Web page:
The biggest casualty so far is the effort to require background checks on all firearms purchases. Sponsors fell a couple of votes short.
"It's not surprising that there'll be some setbacks," said Rep. Jamie Pedersen. "And that gives an opportunity for people to talk about the issue and regroup and figure out how to do it right next time."
But another gun measure did make it out of the House -- a bill requiring felons in gun crimes to register, much like sex offenders register.
The bill's sponsor, Rep. Mike Hope, says it's modeled on registries in New York City and Baltimore.
"We saw huge reductions in homicides in those cities and now that's moving over to the Senate with huge bipartisan support," Hope said.
But other key bills that aren't making it passed the deadline include:
* A measure requiring girls under 18 to let their parents know before getting an abortion.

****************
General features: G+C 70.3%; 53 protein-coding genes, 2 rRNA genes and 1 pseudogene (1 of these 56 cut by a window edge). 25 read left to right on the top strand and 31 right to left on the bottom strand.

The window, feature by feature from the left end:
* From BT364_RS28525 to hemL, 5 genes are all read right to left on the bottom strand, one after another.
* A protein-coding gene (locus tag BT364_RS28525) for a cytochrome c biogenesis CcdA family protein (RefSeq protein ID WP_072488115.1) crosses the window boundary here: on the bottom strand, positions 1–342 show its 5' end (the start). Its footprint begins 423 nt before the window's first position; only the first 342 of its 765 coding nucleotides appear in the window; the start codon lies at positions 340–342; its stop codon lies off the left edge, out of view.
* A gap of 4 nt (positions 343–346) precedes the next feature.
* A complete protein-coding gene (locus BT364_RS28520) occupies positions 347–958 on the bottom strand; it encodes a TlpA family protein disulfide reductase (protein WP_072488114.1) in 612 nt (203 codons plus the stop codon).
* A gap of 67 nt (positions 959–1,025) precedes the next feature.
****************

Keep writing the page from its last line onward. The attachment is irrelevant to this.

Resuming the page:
* A measure starting the family leave act (which gives temporary income for working parents of newborns or adopted children.)
* A measure notifying parents when a sex offender is enrolled in their children's school.
* A measure giving residents of Mercer Island special options should I-90 get tolling.
Beating Wednesday's deadline was a bill that mandates parents be told as soon as possible if their child is placed in an isolation room at school.
Other measures making it before the deadline: One that toughens the penalties in courtroom assaults, one that toughens the penalties for rendering criminal assistance, and a measure that prevents employers from demanding your Facebook ID and password.
Now these measures head to the opposite house where their fate is unknown.
"We send a strong message, let's no play politics," said Sen. Rodney Tom, the coalition majority leader. "We've gone with the R and D theme, both people are on board and let's do some of these bills that are good for Washington state."
Even though 5 o'clock was the cutoff, in reality bills at the state legislature aren't truly dead until the last moment of the session on April 28.